New Gym Foods Think Outside the Box
Published: 16 Mar 2016
The popularity of gyms is such that nearly every town in the UK has a selection of gyms to choose from—including places that are open to members 24 hours a day. Why anyone would want to go to the gym for a work out at 2 in the morning is beyond this observer, but the option is there and it isn't a flash in the pan. Alongside the gyms we have seen more and more products hit the market that are specifically designed to be used in conjunction with exercise.
In light of this, it should come as little surprise that there is now a 'protein beer'! Muscle Food has recently begun promoting their very own 'Barbell Brew', a beer that contains over 20g of protein. The beer has also been designed to have a third less calories than typical beer and a whopping 85% less carbohydrate. This is in particular will delight gym-goers—beer has always been empty calories, but it is the carbohydrate that makes it so bad for weight-loss regimes. Its absence is a big deal. It will seem very strange to some, but it could actually be good for you to follow your workout with a nice cold beer.
The most common type of protein available is in the form of powder and has been around since the late 1950s. Nowadays there are countless different brands, sizes and types of protein powder to make into post and pre-gym shakes. There are three different types of protein, all working a little differently. The three categories are known as isolate, hydrolysate and concentrate. They are separated by quality—a term called 'bioavailability', basically how well the protein can be absorbed and used by the body. Good quality protein can be used very efficiently and thus be used to build and repair muscle very effectively.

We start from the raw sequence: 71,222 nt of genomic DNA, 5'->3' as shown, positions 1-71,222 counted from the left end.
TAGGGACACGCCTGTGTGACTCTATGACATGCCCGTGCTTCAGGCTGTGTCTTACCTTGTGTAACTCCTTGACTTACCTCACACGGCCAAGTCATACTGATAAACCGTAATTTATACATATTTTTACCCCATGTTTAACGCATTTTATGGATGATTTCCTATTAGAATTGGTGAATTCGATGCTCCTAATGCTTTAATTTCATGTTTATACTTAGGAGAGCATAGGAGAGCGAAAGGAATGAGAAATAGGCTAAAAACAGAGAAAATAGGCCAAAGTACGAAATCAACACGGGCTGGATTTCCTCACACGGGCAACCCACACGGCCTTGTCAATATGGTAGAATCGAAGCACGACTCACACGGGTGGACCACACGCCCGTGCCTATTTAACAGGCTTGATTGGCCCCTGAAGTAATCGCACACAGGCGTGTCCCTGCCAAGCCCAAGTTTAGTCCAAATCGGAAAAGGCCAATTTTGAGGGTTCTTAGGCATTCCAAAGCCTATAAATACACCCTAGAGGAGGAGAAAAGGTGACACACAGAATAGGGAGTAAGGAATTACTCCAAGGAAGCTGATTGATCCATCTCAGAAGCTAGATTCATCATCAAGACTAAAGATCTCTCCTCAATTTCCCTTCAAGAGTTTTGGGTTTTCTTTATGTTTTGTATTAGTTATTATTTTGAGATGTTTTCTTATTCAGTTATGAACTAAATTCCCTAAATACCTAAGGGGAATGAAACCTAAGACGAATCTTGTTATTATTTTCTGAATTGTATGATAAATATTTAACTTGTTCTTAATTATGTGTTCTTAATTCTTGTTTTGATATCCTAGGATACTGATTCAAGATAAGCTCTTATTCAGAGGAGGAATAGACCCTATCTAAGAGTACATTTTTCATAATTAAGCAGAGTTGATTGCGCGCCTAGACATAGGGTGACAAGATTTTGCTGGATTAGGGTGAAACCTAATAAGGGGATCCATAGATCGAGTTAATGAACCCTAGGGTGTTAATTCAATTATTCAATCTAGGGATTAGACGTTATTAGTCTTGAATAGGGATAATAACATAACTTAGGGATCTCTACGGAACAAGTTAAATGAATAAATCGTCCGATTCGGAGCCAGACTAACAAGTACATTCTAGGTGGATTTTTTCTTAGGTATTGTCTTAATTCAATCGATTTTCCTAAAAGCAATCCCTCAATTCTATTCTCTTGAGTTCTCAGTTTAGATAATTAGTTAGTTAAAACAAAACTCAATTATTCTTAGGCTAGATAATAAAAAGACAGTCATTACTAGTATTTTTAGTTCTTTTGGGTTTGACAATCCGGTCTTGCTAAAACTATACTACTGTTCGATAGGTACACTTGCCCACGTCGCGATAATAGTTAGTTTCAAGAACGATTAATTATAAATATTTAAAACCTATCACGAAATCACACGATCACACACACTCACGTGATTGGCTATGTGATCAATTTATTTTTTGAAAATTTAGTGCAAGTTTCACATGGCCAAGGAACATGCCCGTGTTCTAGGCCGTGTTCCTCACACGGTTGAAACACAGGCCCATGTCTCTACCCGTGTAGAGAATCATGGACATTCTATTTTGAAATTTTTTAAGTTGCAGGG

There are obviously also many foods which can be used instead of protein shakes—food that is already high in protein and low in fat and carbohydrates are best. Possibly the greatest protein-heavy food is eggs, which contain 6g of protein each and all 20 amino acids that your body needs. Eggs are also incredibly versatile in cooking, and an egg-based dish can be whipped up by even the most amateurish chefs amongst us. Coming in at a close second is milk, which is available from almost every store in the UK and contains more than one type of protein. This is also true of yoghurt, and adding fruit to it means you get the sugars your body craves after a heavy workout.
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